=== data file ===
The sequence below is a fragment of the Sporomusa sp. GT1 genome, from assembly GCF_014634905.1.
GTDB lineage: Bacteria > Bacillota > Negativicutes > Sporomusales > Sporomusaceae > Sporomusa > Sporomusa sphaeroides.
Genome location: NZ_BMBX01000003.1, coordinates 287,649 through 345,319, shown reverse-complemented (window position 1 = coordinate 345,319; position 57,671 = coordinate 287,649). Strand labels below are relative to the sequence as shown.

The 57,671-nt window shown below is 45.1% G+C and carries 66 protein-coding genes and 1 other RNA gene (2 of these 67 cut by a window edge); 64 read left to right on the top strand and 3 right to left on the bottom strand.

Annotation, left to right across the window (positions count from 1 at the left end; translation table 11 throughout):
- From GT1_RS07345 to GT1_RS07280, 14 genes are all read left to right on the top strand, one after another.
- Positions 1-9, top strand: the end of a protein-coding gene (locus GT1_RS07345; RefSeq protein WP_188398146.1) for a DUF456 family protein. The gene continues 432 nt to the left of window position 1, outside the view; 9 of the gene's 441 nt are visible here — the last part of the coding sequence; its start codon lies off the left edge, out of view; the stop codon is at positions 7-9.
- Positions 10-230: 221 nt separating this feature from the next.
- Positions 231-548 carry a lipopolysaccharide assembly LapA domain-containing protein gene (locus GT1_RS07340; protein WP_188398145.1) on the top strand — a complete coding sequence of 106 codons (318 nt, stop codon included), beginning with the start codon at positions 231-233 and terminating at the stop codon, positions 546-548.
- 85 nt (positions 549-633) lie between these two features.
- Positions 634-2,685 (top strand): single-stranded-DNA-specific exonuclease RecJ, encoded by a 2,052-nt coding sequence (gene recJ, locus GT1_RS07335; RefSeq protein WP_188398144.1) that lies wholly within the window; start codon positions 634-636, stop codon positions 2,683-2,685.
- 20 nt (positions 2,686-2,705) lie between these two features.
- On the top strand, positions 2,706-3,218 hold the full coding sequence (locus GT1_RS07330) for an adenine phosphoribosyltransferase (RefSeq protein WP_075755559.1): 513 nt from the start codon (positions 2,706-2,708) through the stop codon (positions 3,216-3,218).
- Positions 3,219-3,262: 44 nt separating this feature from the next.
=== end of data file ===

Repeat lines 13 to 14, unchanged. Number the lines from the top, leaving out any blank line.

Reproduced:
- On the top strand, positions 2,706-3,218 hold the full coding sequence (locus GT1_RS07330) for an adenine phosphoribosyltransferase (RefSeq protein WP_075755559.1): 513 nt from the start codon (positions 2,706-2,708) through the stop codon (positions 3,216-3,218).
- Positions 3,219-3,262: 44 nt separating this feature from the next.